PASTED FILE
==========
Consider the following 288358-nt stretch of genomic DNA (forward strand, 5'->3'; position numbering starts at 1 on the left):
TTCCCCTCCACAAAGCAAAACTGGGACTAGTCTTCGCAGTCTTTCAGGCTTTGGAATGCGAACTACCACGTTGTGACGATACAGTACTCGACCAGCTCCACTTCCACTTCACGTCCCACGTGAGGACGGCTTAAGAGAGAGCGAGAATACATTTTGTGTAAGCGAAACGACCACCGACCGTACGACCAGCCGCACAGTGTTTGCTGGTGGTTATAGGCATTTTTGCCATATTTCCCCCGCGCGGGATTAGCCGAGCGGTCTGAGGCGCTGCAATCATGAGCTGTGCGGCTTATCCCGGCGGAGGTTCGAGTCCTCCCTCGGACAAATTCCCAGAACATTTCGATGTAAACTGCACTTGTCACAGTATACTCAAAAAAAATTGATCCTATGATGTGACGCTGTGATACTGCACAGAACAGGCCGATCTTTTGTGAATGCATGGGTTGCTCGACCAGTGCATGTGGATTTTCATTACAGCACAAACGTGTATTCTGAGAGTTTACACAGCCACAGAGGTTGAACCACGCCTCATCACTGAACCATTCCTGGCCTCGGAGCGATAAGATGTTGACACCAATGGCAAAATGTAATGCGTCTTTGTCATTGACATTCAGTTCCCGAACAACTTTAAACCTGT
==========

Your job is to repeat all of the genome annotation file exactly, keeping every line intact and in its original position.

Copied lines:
Consider the following 288358-nt stretch of genomic DNA (forward strand, 5'->3'; position numbering starts at 1 on the left):
TTCCCCTCCACAAAGCAAAACTGGGACTAGTCTTCGCAGTCTTTCAGGCTTTGGAATGCGAACTACCACGTTGTGACGATACAGTACTCGACCAGCTCCACTTCCACTTCACGTCCCACGTGAGGACGGCTTAAGAGAGAGCGAGAATACATTTTGTGTAAGCGAAACGACCACCGACCGTACGACCAGCCGCACAGTGTTTGCTGGTGGTTATAGGCATTTTTGCCATATTTCCCCCGCGCGGGATTAGCCGAGCGGTCTGAGGCGCTGCAATCATGAGCTGTGCGGCTTATCCCGGCGGAGGTTCGAGTCCTCCCTCGGACAAATTCCCAGAACATTTCGATGTAAACTGCACTTGTCACAGTATACTCAAAAAAAATTGATCCTATGATGTGACGCTGTGATACTGCACAGAACAGGCCGATCTTTTGTGAATGCATGGGTTGCTCGACCAGTGCATGTGGATTTTCATTACAGCACAAACGTGTATTCTGAGAGTTTACACAGCCACAGAGGTTGAACCACGCCTCATCACTGAACCATTCCTGGCCTCGGAGCGATAAGATGTTGACACCAATGGCAAAATGTAATGCGTCTTTGTCATTGACATTCAGTTCCCGAACAACTTTAAACCTGT